Against his will, Grant drives both his Aunt and Miss Emma up to the house of Henri Pichot, the brother in law of the sheriff and a former employer of both women. Because blacks can only use the servant’s entrance to the house, Grant pulls up to the side gate but stops short of going in himself. He reminds his Aunt that she didn’t want him to ever go through that back door again, but she reminds him of the extenuating circumstances. As they wait for Mr. Pichot in the kitchen, Grant sees many things that he remembers from his childhood, when he would come to visit his Aunt working in the Pichot kitchen.

When Mr. Pichot appears, Miss Emma explains that he would like “the teacher” (Grant) to visit Jefferson in her place, so he can change Jefferson from a hog into a man before he execution. Mr. Pichot suspects that Grant has put her up to this, and initially he refuses. He tells Miss Emma that the boy is guilty and she should just let the law have him. Miss Emma replies that she’s not asking for Jefferson to be freed, only that Grant be allowed to visit him before he dies. She reminds Mr. Pichot of all the service she has provided for his family over the decades, and promises she will keep asking until he agrees to talk with the sheriff. Finally, he relents.


From the conversation with Mr. Pichot, we start to see that Grant’s involvement with Jefferson will dredge up a past that Grant hoped he had moved beyond when he left for university. When his Aunt asks him to come into Mr. Pichot’s house, he replies “It was you who said you didn’t want me to go through that back door ever again.” (Page 17) Aunt Tante Lou had sent Grant to university in the hopes that he could pull himself out of the humiliation of being black in the South. Ironically, she is the one pulling him back in by asking him to help Jefferson.

Since Grant has been to university and become a teacher, he is not often subjected to the conversation protocol of speaking with whites. When Jefferson first addresses Mr. Pichot, he realizes he’s forgotten to add “sir” at the end of the sentence. When Pichot is done speaking to him, Grant remembers he is supposed to look down at the ground. He clearly resents having being submitted to this debasement in order to help Jefferson.



Grant drops off Miss Emma and Aunt Tante Lou at this house. When she asks when he’ll be home for dinner he tells her he’ll eat in town, which hurts her feelings. He drives the fifteen miles to Bayonne and stops in at the Rainbow Club in the black section of town. After ordering his meal he telephones Vivian and asks her to come and meet him for dinner. When she arrives and sits down he proposes that they pack up everything, including her kids, and leave town. She refuses, saying that they are both teachers and have commitments to their schools. Grants explains that he needs to go somewhere where he’s feels like he’s living, he doesn’t feel alive here. He says the only reason he hasn’t left is because of Vivian. Her divorce isn’t final yet, and so she can’t leave Bayonne. But Vivian reminds him that he did leave once to visit his parents in California, but he came back. When she asks him why he came back he has no response. She tells Grant that she’ll move wherever he wants to go after her divorce is final.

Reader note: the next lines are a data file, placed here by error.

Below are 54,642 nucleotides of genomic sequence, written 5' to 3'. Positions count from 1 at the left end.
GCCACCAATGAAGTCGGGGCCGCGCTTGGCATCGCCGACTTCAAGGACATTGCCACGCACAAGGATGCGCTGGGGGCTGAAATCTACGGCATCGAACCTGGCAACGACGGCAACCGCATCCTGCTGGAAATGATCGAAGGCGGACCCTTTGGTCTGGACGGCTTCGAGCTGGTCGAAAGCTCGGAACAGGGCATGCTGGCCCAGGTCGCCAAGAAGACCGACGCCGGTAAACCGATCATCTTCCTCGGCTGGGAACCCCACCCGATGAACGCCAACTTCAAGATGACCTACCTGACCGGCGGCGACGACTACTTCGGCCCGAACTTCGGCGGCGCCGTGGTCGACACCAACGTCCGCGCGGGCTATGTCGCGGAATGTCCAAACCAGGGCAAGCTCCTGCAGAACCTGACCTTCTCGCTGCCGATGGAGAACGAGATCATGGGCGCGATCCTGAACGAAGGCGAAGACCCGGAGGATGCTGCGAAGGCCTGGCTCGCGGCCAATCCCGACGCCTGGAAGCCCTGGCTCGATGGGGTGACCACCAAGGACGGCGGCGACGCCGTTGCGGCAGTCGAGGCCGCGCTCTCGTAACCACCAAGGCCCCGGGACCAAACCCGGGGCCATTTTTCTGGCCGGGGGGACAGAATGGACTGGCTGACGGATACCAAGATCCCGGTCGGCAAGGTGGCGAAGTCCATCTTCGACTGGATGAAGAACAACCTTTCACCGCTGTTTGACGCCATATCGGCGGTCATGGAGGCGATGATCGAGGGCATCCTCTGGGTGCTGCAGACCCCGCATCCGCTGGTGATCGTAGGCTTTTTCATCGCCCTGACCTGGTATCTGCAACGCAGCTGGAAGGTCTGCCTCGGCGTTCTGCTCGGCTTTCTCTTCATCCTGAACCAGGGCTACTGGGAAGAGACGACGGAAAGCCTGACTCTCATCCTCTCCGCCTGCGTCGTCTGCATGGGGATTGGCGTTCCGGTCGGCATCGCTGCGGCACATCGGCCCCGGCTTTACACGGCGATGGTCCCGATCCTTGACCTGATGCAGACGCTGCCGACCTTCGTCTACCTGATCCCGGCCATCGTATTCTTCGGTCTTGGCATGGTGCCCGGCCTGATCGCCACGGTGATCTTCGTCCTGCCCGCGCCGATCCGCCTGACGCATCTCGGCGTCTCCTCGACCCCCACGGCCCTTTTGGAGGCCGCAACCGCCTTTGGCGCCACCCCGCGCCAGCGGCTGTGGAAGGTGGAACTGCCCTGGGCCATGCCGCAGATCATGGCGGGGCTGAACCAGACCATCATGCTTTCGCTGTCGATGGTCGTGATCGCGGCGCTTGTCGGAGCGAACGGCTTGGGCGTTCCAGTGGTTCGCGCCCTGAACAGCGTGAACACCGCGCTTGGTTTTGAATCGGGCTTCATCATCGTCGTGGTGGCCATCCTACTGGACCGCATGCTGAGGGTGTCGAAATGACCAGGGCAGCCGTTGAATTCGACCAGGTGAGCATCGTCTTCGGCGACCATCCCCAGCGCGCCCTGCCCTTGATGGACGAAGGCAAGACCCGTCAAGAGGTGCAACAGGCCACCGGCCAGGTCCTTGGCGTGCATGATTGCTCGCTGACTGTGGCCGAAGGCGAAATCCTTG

After they dance, Grant relates the story about Jefferson and how his Aunt wants him to help Jefferson become a man before they execute him. Grant tells her he doesn’t want to do it and has no idea what to say to him. Vivian convinces him that he needs to do this - “for us”. After discussing this they decide to go to Baton Rouge together for the weekend.


In this chapter we get a greater sense of what is tying Grant down to the small southern community he hates. It is more than just Vivian. When he tells Grant she’ll move anywhere with him after the divorce, as long as he’s responsible, he says “if I fail, I have to blame myself for the rest of my life for trying, is that it?” (Page 30) we start to think that perhaps it is Grant’s own personal sense of inadequacy that keeps him where he is. He may hate his town, but as long as he stays there he can blame its institutionalized racism for his station in life. If he leaves, however, he risks failure or success solely on the strength of his own merits.

This is also one reason why he’s so aggravated about helping Jefferson - he doesn’t believe himself capable of making a difference in what’s left of Jefferson’s life. When he talks with Vivian about Jefferson, he admits, “I’m still trying to figure out how a man should live. Am I supposed to tell someone how to die who has never lived?” (Page 31) Grant recognizes that Jefferson has never lived with much dignity, how can he die that way? If Grant is expected to help Jefferson find meaning in life, he’s going to have to find some meaning in his own life first.

Cite this page:

Clapsaddle, Diane. "TheBestNotes on A Long Way Gone".